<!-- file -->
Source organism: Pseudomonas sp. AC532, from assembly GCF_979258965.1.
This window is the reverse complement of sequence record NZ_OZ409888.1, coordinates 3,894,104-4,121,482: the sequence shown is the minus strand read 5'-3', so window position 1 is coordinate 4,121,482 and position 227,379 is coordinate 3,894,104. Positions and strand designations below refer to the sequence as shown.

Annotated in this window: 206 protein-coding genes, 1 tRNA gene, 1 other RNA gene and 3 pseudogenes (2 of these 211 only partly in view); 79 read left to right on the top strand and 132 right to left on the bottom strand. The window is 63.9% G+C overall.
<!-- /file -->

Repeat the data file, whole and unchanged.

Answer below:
Source organism: Pseudomonas sp. AC532, from assembly GCF_979258965.1.
This window is the reverse complement of sequence record NZ_OZ409888.1, coordinates 3,894,104-4,121,482: the sequence shown is the minus strand read 5'-3', so window position 1 is coordinate 4,121,482 and position 227,379 is coordinate 3,894,104. Positions and strand designations below refer to the sequence as shown.

Annotated in this window: 206 protein-coding genes, 1 tRNA gene, 1 other RNA gene and 3 pseudogenes (2 of these 211 only partly in view); 79 read left to right on the top strand and 132 right to left on the bottom strand. The window is 63.9% G+C overall.